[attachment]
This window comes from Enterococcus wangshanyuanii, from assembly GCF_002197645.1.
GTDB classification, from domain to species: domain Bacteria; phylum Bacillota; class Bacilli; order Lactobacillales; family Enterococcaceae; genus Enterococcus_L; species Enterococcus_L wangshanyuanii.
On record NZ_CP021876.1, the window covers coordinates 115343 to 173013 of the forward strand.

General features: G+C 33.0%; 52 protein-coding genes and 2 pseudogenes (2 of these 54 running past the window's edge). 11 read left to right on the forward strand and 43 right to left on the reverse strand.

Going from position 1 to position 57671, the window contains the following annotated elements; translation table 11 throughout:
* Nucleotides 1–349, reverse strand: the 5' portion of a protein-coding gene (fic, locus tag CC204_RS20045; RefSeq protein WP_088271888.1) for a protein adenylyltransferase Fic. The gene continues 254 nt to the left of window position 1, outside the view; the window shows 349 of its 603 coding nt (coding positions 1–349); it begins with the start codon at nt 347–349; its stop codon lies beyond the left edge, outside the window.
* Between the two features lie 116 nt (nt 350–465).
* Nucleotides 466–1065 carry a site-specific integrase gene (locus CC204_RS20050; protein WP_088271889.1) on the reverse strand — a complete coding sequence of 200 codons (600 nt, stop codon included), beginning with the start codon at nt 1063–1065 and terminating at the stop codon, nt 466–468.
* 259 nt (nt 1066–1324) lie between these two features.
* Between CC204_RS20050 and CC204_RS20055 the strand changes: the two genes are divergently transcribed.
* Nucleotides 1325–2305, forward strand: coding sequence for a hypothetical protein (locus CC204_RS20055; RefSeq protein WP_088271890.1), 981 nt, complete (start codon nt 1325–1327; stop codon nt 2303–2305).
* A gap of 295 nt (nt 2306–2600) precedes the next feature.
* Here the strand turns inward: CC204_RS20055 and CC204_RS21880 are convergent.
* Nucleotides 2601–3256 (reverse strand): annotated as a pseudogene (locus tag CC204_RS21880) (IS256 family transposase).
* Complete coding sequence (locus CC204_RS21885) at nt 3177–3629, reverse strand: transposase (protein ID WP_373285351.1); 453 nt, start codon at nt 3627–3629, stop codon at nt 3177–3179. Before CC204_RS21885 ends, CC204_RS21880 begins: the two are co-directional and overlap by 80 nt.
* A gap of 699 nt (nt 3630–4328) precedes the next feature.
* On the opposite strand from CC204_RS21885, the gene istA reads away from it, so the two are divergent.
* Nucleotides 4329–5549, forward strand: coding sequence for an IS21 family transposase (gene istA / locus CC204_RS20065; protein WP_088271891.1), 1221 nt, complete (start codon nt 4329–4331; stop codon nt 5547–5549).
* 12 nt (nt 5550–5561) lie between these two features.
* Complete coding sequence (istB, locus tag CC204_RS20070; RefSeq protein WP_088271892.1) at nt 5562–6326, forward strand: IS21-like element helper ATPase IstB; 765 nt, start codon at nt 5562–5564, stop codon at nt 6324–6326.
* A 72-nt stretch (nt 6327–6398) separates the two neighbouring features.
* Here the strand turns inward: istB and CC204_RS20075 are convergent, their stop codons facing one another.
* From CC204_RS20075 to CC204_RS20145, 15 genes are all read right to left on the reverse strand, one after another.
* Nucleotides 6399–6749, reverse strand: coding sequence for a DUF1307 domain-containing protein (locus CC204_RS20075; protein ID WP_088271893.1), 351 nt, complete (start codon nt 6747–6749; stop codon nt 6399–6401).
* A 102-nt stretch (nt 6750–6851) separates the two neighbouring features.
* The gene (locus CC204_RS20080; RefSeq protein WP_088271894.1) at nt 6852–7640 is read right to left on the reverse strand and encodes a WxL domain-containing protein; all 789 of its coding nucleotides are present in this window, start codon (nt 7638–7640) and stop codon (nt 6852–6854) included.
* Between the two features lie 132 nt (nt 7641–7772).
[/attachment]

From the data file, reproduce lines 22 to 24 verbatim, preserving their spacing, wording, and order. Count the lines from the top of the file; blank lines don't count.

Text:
* Here the strand turns inward: istB and CC204_RS20075 are convergent, their stop codons facing one another.
* From CC204_RS20075 to CC204_RS20145, 15 genes are all read right to left on the reverse strand, one after another.
* Nucleotides 6399–6749, reverse strand: coding sequence for a DUF1307 domain-containing protein (locus CC204_RS20075; protein ID WP_088271893.1), 351 nt, complete (start codon nt 6747–6749; stop codon nt 6399–6401).